6. World Politics - UK’s Indo-Pacific tilt - The British Government said that the UK Carrier Strike Group’s “globe-spanning maiden deployment will feature visits to India, Japan, Republic of Korea and Singapore”. Earlier, the European Union had announced that it will reinforce its strategic focus, presence and actions in the Indo-Pacific with the aim of contributing to the stability, security, prosperity and sustainable development of the region. Carrier strike groups are often formed for a specific mission rather than by platform. The carrier is typically part of a larger formation, usually including destroyers, frigates and submarines, as well as logistical-support ships. The carrier provides the primary offensive air power, while the other vessels provide the wider defence and support role and can also participate offensively, such as with the launch of missile systems. It will be led by the aircraft carrier HMS Queen Elizabeth. It will be a global deployment, from the North Atlantic to the Indo-Pacific. The “28-week deployment” will span 26,000 nautical miles, and CSG will undertake over 70 engagements in over 40 nations. As part of the UK’s tilt towards the Indo-Pacific region, the CSG will conduct engagements with Singapore, the Republic of Korea, Japan and India.
  7. Social Issues - Don't expect herd immunity anytime soon - Public health experts in India said that reaching herd immunity is unlikely any time in the near future. The coronavirus will continue to circulate, and hospitalisations and deaths will continue to happen. There will be a significant reduction around six to nine months from now, i.e. around Nov-Dec 2021. Herd immunity happens once a large proportion of a stable population becomes immune to a microbe, either through infection or vaccination. At that point, others in that community who are not immune will be protected because transmission of the virus is blocked by those who are immune. To be sure, it is actually 'herd protection', not herd immunity. If a non-immune person steps out of that protective cordon and travels to a place where the virus is actively circulating, the person can still get infected. Herd immunity is a population attribute, not an individual attribute. In a highly mobile world where people are moving from place to place, a non-immune person will still be very vulnerable. Therefore, he recommends that it is better for everyone to be vaccinated.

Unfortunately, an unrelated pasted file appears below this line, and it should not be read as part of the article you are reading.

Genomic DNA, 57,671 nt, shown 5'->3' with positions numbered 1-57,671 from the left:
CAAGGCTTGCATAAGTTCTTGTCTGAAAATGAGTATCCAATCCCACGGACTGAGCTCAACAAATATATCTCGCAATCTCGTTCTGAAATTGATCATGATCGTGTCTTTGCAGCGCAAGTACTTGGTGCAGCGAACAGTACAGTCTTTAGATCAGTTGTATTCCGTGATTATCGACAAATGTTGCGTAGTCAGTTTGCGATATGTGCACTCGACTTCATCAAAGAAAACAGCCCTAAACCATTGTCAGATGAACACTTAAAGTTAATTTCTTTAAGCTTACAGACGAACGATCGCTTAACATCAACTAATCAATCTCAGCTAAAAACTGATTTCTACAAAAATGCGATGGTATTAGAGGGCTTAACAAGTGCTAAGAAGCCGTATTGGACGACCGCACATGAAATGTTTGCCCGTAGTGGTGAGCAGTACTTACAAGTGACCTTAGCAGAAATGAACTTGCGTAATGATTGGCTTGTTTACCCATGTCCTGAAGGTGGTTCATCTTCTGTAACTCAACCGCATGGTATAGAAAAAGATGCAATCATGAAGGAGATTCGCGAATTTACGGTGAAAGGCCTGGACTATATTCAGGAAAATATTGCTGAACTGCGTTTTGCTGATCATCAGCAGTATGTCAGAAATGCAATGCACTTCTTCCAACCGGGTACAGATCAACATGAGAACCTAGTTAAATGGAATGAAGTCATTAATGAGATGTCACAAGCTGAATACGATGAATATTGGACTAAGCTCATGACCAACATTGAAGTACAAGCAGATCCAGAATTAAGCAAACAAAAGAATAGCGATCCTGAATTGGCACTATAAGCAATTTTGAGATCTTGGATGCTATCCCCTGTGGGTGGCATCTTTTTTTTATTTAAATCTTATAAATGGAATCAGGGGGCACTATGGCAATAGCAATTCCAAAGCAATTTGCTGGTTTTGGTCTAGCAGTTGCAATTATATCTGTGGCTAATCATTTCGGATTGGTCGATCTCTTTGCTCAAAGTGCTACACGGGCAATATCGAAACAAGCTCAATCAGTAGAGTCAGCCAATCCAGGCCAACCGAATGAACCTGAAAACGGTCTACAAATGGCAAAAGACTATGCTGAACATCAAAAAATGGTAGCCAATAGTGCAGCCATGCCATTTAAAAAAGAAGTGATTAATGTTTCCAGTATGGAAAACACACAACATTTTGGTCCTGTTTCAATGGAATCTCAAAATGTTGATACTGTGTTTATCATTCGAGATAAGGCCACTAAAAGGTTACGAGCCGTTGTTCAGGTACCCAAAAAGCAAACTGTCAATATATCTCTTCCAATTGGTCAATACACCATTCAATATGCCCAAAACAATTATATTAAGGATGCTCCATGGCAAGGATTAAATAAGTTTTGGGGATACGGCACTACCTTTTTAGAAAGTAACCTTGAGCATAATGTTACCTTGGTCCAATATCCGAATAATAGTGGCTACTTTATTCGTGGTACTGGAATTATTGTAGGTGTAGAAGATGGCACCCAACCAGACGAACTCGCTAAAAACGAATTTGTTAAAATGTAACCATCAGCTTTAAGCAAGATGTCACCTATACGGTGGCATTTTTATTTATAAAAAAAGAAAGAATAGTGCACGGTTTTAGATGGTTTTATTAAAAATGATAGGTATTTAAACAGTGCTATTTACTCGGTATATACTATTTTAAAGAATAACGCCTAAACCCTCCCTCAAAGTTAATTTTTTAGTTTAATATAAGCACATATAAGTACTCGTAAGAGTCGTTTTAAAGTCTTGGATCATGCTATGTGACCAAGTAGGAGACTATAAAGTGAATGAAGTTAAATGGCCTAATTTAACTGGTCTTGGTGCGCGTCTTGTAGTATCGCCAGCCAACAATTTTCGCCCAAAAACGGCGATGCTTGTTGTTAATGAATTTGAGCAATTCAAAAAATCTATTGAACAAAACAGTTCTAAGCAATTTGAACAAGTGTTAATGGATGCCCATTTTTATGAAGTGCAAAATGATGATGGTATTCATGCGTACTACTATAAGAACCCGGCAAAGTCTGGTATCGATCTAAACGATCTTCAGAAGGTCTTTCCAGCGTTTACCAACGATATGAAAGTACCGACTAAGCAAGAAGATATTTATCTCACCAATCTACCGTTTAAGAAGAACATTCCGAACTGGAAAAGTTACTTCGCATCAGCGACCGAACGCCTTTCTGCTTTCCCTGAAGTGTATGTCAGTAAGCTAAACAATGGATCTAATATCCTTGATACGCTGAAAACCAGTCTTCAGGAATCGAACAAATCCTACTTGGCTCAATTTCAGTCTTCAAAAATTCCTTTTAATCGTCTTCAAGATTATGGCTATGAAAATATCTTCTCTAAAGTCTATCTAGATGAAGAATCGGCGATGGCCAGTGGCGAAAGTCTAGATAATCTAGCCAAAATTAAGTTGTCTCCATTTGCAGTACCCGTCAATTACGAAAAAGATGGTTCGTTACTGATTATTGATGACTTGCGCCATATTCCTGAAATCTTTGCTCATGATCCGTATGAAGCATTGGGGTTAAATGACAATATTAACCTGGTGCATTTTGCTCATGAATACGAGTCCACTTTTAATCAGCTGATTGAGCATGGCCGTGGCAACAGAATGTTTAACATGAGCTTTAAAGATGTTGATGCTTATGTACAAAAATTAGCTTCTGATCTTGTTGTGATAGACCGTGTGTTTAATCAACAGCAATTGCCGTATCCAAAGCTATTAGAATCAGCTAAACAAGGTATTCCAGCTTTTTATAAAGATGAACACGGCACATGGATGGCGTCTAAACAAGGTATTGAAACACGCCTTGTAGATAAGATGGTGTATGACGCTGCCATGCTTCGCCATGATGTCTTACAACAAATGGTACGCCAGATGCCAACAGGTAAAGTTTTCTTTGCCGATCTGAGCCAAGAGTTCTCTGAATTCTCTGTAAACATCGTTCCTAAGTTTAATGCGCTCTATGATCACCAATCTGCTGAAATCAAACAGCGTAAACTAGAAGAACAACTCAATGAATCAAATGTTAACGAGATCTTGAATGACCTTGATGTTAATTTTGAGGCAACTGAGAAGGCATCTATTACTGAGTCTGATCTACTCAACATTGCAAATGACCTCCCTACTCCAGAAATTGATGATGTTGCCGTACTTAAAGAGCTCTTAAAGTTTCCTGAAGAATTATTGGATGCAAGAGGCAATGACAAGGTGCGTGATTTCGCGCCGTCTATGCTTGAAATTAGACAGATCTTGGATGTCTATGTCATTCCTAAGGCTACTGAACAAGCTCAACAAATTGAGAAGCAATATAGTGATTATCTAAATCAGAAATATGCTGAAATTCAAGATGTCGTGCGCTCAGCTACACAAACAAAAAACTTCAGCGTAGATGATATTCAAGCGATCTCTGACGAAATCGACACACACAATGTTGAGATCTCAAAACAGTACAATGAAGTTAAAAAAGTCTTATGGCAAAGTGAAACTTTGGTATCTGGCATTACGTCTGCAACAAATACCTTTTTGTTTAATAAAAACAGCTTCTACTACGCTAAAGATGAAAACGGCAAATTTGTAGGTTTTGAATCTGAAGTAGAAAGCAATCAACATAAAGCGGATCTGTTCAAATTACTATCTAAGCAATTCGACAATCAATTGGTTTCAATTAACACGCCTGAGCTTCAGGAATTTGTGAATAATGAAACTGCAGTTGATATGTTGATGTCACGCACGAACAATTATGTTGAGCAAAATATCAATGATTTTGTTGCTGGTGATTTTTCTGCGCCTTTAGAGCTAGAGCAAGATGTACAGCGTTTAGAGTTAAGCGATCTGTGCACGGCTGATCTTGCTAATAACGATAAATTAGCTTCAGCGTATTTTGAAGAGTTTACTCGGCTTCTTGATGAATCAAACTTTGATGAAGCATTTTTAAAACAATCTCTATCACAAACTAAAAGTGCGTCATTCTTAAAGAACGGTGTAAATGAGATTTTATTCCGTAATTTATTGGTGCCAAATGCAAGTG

8. Indian Economy - PLI scheme faces talent shortage - The government of India is now aiming to build a dedicated talent pool for the sectors covered under the production linked incentive (PLI) scheme. Many of the potential investors informed the govt. that the productivity of the Indian workforce did not match global standards, thus impacting their cost. The Prime Minister’s Office (PMO) and NITI Aayog discussed with the skills development ministry on the overall skilling strategy and the apprenticeship scheme respectively, to bring about desired changes. A detailed road map was to be laid out with a focus on creating skilled manpower for 13 specific sectors. The government has decided to take a structured approach to address the surge in demand for a skilled workforce across these sectors.
  9. World Politics - Covid update - The parliamentary inquiry into the Brazilian government's Covid-19 response kicked off with hours of testimony from former Health Minister Luiz Henrique Mandetta. He was a proponent of social distancing, supporting state governors' decisions to shut down schools and businesses, an approach that put him at sharp odds with his then-boss Bolsonaro. Seychelles saw uptick in Covid-19 cases despite having vaccinated 85% of population. In America, Dr. Anthony Fauci said he hopes children and teens won't hesitate when the US Food and Drug Administration authorizes a coronavirus vaccine for them. A federal government official said that the FDA is poised to authorize Pfizer/BioNTech's Covid-19 vaccine in children and teens 12 to 15 years old soon, and administration of the vaccine to them could start almost immediately. A top WHO official says the world has a shot at controlling Covid-19 -- if it comes together. Total cases: 154,977,228; New cases: 783,755; Total deaths: 3,240,705; New deaths: 13,652; Total recovered: 133,172,703; Active cases: 18,563,820.